Gardens and the park
In 1690, Sir John Brownlow was granted permission to enclose an area of 1000 acres (4 km²) to transform into a park, with a grant to keep deer. There is evidence to suggest that some of this area had been a park since at least 1580. The park was laid out with avenues, including the still surviving Eastern Avenue which led east from the house. Brownlow also had a large pond or lake dug and planted 21,400 ash trees, 9,500 oak trees, and 614 fruit trees. It is thought that William Winde may have advised on the layout of the gardens. Closer to the house were a series of more formal gardens, including canal ponds bordered by plantations containing symmetrical walks resembling the " rond-points" introduced by the landscape gardener André Le Nôtre.
Sir John Brownlow was succeeded at Belton first by his brother, who was content to permit Brownlow's widow, Alice, to remain in occupation. She spent the remainder of her life at Belton arranging advantageous marriages for her five daughters. On her death in 1721, the house passed to her husband's nephew (and also his son-in-law) Sir John Brownlow III (late Viscount Tyrconnel). Tyrconnel, a dilettante of no great intellect, was responsible for many of the architectural features which survive in the park and garden. Between 1742 and 1751, he had constructed a series of follies, including a Gothic ruin, a cascade, and a prospect or belvedere known as the Belmount Tower. As built the tower had a small wing flanking each side.
The 20th century
In the last three decades of the 19th century the 3rd Earl Brownlow spent much time and money restoring Belton, and consequently the house entered the 20th century in a good state of repair and preservation. However, the 20th century was to present Belton and its estate with serious problems. These included the introduction of income tax and death duties which would leave the finances of the Brownlow family severely depleted.
At the beginning of World War I, like many other British landowners, the 3rd Earl Brownlow offered his house and park to the Government for war service. The offer was accepted, and the largest and most drastic changes were made in the park since the time of Viscount Tyrconnel's folly building. In 1915 the home depôt and training ground of the Machine Gun Corps were established in the southern part of Belton park. The lie of the land there, where the River Witham passes between the Lower Lincolnshire Limestone and the Upper Lias mudstone, lent itself to the development of the necessary firing ranges close to good communications by way of the Great North Road and the East Coast main line railway station at Grantham. The depôt was closed in 1919, the site cleared and the land restored to Lord Brownlow in 1920. Little sign of the Machine Gun Corps's stay remains in the park, but links in the form of plaques and inscriptions can be followed from the south gate of Belton park to the memorial gate on the way from there to the town centre and in the north aisle of Grantham parish church.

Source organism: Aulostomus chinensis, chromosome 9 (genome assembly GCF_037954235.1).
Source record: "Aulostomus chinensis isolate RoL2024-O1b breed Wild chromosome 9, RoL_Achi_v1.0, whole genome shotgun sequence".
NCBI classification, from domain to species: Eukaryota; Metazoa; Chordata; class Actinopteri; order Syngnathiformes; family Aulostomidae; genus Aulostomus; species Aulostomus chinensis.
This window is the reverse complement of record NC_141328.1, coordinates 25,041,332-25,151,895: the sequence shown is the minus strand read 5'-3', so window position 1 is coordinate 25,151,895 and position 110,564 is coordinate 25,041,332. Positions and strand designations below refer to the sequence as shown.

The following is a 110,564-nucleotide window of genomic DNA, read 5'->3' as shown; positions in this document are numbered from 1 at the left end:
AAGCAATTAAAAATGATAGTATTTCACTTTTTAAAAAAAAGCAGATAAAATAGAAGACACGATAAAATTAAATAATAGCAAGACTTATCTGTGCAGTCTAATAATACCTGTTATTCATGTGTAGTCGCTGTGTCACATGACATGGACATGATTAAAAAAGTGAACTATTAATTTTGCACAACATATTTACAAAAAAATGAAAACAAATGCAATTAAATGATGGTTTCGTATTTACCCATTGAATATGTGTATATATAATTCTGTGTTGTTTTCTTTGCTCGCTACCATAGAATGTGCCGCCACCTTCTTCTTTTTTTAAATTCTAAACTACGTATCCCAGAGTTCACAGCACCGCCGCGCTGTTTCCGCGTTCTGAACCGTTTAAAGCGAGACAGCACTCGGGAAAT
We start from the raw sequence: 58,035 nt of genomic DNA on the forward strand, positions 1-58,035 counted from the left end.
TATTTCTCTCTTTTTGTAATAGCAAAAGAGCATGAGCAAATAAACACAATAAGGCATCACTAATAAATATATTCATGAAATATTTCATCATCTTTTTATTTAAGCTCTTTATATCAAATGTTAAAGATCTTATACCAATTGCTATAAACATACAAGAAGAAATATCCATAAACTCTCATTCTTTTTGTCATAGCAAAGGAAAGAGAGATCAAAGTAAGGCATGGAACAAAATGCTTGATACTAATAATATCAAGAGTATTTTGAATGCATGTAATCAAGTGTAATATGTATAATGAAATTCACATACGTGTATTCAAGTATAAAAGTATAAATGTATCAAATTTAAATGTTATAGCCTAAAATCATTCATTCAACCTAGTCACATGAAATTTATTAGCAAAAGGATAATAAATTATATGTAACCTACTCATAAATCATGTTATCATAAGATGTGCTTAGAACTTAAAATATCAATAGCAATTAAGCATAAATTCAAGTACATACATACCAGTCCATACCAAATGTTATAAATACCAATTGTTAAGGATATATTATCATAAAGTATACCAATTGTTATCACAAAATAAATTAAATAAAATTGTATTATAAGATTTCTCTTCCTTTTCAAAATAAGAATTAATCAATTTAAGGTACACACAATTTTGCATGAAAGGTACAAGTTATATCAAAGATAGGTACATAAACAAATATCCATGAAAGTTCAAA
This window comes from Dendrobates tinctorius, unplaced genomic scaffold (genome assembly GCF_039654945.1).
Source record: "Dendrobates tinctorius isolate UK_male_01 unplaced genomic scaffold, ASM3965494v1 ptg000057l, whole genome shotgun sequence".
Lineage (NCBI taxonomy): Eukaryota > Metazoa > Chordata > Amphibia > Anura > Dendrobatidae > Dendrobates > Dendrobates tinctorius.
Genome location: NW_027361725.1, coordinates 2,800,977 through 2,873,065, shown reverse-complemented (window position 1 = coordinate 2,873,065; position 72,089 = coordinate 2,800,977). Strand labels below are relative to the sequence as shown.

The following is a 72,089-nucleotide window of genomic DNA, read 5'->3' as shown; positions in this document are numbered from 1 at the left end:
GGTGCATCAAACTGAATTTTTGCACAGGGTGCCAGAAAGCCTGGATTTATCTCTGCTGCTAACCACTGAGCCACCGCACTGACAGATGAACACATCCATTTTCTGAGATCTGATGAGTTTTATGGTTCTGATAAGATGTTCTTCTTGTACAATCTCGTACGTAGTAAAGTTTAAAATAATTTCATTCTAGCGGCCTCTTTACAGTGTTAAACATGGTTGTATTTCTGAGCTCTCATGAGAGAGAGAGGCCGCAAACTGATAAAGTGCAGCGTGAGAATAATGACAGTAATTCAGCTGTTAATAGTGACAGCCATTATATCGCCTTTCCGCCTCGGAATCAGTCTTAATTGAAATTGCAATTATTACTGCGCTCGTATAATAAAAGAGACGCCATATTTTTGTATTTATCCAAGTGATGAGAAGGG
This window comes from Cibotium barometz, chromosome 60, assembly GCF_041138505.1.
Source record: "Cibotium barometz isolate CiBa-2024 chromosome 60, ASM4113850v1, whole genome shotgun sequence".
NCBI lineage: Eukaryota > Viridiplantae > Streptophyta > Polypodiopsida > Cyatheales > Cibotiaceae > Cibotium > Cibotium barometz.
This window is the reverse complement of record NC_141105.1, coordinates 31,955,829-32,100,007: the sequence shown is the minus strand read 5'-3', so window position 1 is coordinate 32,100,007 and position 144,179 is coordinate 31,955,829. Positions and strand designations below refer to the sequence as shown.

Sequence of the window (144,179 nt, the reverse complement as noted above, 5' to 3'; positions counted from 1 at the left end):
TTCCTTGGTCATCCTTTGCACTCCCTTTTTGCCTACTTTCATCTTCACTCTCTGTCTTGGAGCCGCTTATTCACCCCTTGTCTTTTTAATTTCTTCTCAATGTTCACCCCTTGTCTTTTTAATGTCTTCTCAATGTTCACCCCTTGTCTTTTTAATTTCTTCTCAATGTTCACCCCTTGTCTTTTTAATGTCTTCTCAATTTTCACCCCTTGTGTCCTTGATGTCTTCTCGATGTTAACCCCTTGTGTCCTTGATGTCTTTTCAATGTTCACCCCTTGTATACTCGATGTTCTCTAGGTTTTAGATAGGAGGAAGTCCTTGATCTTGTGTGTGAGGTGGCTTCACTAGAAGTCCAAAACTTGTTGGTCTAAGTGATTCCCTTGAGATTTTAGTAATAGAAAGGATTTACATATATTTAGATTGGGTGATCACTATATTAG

Belton again saw war service during World War II, when the park became home to the Royal Air Force Regiment, a newly formed unit within the RAF. Initially formed in 1942, the regiment soon moved to Belton where it was housed in nissen huts in the park.
Late 20th century
The years following World War I were severely testing for the owners of many great estates. The staff both indoor and outdoor, which had previously been plentiful, essential, and cheap, were now in short supply. Millions of men had left private service to join the army, and very few returned. Female domestic staff had been called up for war service in factories, and now realised there was an easier and better paid existence outside of the gates of the great country houses. With both fortunes and staff depleted many owners of country houses now fought a losing battle to retain them.
Belton House remained relatively untouched during this period, largely owing to the failing fortunes of the Brownlow family. The 3rd Earl Brownlow (1844 – 1921) and his Countess lived for only a few months of the year at Belton, where they came for the fox-hunting, and divided the remainder of their time between their house in London and Ashridge, another country house in Hertfordshire. Ashridge, a huge Gothic revival pile, had come to the Brownlows in the 19th century through the Eggerton family. It was sold, with its art collection and furnishings, to pay the death duties arising on the death of the 3rd Earl in 1921. Hence Belton became the Brownlow's sole country home. Further death duties were incurred in 1927 on the death of the 3rd Earl's successor, his second cousin Adelbert Cust, 5th Baron Brownlow.